With consumer spending in the West falling, it is no surprise that many of the world’s biggest retail chains are increasing their interest in the Gulf.

Consumer spending on food and consumable goods in the GCC is growing at 10-20 per cent a year. And with massive population growth anticipated in Dubai, Abu Dhabi, Doha, Riyadh and Jeddah, growth in the Gulf retail sector will remain strong for several years.

This is driving a boom in shopping mall construction. According to Gulf projects tracker MEED Projects, the value of mall projects planned or under way in the Gulf is about $3.1bn.

The region is also experiencing a significant change in the way people shop. In a pattern that has been seen around the world, supermarkets are increasingly dominating the retail landscape.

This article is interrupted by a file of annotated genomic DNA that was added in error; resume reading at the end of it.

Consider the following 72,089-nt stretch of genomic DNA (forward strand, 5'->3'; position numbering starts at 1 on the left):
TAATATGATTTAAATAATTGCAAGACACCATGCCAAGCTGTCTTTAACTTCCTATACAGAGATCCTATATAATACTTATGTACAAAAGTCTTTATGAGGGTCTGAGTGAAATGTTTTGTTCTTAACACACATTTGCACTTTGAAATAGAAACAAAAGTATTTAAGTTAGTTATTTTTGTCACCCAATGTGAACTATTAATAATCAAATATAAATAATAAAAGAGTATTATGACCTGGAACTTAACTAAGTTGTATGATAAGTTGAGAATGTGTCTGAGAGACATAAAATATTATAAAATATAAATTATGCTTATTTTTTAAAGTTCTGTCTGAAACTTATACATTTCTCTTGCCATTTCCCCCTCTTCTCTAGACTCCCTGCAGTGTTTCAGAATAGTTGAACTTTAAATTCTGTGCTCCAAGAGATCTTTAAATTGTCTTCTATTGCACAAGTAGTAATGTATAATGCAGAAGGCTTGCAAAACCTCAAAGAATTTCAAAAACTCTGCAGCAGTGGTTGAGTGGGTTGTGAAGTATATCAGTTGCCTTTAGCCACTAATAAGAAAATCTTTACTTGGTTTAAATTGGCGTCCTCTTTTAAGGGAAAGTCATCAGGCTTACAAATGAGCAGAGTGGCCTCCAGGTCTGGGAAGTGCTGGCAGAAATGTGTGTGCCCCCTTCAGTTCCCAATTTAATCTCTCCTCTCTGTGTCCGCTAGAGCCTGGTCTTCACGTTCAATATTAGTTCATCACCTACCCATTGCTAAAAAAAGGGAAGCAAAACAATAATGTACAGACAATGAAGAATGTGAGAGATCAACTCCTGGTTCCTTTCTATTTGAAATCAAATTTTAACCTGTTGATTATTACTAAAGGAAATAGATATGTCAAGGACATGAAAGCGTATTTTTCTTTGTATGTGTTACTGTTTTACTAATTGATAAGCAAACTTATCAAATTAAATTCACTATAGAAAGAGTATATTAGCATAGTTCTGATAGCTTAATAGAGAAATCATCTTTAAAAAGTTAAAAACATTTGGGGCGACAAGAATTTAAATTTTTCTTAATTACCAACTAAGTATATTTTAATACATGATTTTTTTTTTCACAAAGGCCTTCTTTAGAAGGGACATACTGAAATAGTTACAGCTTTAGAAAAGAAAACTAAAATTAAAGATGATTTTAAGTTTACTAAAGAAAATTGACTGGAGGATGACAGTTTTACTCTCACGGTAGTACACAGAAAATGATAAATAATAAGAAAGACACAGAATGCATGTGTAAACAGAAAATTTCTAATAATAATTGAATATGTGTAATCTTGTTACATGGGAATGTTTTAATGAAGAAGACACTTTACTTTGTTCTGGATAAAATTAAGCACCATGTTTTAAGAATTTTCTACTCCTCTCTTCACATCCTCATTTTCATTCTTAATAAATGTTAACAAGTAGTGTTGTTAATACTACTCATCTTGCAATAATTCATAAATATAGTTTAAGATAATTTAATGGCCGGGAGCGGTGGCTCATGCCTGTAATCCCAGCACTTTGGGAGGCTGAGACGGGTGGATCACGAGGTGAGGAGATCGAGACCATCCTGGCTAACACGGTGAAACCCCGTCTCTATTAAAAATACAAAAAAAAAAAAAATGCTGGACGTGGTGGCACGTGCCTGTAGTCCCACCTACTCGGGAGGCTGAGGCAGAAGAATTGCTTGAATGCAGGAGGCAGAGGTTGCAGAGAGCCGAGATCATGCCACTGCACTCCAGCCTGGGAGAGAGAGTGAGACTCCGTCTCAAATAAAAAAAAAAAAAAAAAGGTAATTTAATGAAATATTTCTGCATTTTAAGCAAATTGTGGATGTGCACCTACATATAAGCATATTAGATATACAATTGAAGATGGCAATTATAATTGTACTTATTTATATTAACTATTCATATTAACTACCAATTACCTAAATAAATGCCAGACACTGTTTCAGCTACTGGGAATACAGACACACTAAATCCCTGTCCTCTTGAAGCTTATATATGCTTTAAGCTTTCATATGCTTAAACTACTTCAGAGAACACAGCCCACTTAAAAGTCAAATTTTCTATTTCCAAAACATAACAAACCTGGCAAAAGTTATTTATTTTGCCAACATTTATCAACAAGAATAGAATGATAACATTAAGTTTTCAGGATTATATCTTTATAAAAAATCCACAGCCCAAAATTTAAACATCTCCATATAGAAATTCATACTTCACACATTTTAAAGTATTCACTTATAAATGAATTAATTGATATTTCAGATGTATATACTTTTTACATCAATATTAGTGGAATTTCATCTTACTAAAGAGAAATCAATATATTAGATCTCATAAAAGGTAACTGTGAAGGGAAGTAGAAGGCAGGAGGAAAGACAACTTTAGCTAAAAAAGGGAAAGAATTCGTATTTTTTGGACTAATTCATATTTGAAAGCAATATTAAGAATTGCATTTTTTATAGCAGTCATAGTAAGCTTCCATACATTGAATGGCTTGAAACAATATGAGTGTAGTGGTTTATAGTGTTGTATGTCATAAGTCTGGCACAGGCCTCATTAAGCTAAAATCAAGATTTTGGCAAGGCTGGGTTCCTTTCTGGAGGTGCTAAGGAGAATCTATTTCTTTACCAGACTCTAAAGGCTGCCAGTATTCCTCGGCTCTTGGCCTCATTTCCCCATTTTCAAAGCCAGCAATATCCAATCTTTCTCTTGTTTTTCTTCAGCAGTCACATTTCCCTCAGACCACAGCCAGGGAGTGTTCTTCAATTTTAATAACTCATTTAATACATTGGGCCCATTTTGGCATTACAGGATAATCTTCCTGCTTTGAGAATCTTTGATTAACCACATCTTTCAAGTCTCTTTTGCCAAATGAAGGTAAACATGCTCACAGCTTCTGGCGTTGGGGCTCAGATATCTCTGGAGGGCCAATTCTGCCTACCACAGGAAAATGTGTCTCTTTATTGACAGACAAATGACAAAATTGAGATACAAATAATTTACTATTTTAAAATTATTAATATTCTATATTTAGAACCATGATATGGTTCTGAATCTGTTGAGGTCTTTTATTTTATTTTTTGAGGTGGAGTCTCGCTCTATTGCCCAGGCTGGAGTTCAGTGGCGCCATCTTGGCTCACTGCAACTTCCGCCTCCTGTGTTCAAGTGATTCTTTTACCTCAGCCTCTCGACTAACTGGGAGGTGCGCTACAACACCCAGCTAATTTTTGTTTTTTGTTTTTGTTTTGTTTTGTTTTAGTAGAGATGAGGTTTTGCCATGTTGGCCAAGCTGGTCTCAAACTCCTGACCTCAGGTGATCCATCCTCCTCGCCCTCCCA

In the region’s largest market, Saudi Arabia, the share of sales accounted for by supermarkets has risen to 37 per cent, up from 32 per cent in 2003. In the UAE, the figure has reached 49 per cent, up from 43 per cent five years ago.

The principal losers are small shopkeepers. In Saudi Arabia, their share of the market has fallen to 20 per cent from 23 per cent over the past five years. In the UAE, the fall has been even steeper, to 18 per cent from 25 per cent .

Supermarkets offer convenience and their well-marketed brands inspire trust in their produce. But critics say their dominance stifles local businesses and removes consumer choice in the longer term.

The issue has been vexing consumers and politicians in the West for years. With a mainstream retail market still emerging in the Gulf, now is the time for politicians to set out how they would like the sector to develop.